- Blog Post
- Blog posts represent the views of CFR fellows and staff and not those of CFR, which takes no institutional positions.
“Tariffs are working far better than anyone ever anticipated,” President Trump tweeted on August 4. “China market has dropped 27% in last 4 months.”
The president’s numbers are off—China’s stock market was down 14 percent over those four months (or 24 percent since its peak on January 24). More importantly, the assumption that this fall has spurred trade-talk progress is dubious.
But putting those quibbles aside, we question the president’s bigger premise: that the Chinese market is down because of his tariffs.
Here is why we question it.
Since both countries unveiled the product lists and roll-out dates for their first waves of tariffs on June 15, China’s CSI 300 index has fallen by 13 percent. The U.S. S&P 500 index, meanwhile, has risen 4 percent. This would, at first glance, appear to back the president’s view that tariffs are hitting China harder than the United States. Yet if we want to isolate the impact of tariffs, we need to do at least two things.
The first is to establish the parameters of the time period such that we are not capturing the impact of other trade-related factors. By starting the analysis on June 15, we exclude the market effects of earlier U.S. steel and aluminum tariffs. And since the U.S market rallied on August 27, after progress was announced on NAFTA negotiations between the United States and Mexico, the most logical cut-off date is the previous trading day, August 24.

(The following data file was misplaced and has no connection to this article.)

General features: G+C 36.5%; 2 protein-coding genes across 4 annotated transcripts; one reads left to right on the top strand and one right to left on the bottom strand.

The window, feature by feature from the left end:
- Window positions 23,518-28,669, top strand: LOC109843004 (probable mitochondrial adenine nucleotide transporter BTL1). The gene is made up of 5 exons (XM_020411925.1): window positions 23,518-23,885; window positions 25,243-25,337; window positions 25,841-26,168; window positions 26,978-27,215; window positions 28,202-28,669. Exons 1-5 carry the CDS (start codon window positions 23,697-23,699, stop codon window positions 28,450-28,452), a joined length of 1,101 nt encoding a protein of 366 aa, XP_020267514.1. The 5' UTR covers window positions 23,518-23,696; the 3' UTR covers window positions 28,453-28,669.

Second, we need to focus on stocks of companies that are highly exposed to the two countries’ tariffs, and to measure their underperformance relative to the rest of the market. The Chinese market, for example, has been slammed by non-trade factors such as Beijing’s crackdown on shadow-bank lending, which has curbed credit growth—as shown below.
In short, we don’t want to ascribe to Trump’s China-import tariffs falls in stock prices caused by other factors. We also don’t want to ignore the impact of China’s U.S.-import tariffs on U.S. stocks.
We have, therefore, calculated the performance, from June 15 to August 24, of U.S. stocks with high revenue-exposure to China, and that of Chinese stocks with high revenue-exposure to the United States. Comparing the results tells a very different story from President Trump’s.
Trump’s story is illustrated in the left-hand figure above. Yet the correct story is the right-hand one. As we show, China-sensitive U.S. stocks underperformed the rest of the U.S. market by 3.2 percent between June 15 and August 24, while U.S.-sensitive Chinese stocks underperformed the rest of the Chinese market by 3.4 percent. The market impact of tariffs is therefore almost identical in the two countries.
Broadly speaking, the president is wrong: his trade war has damaged U.S. stocks as much as it has Chinese stocks.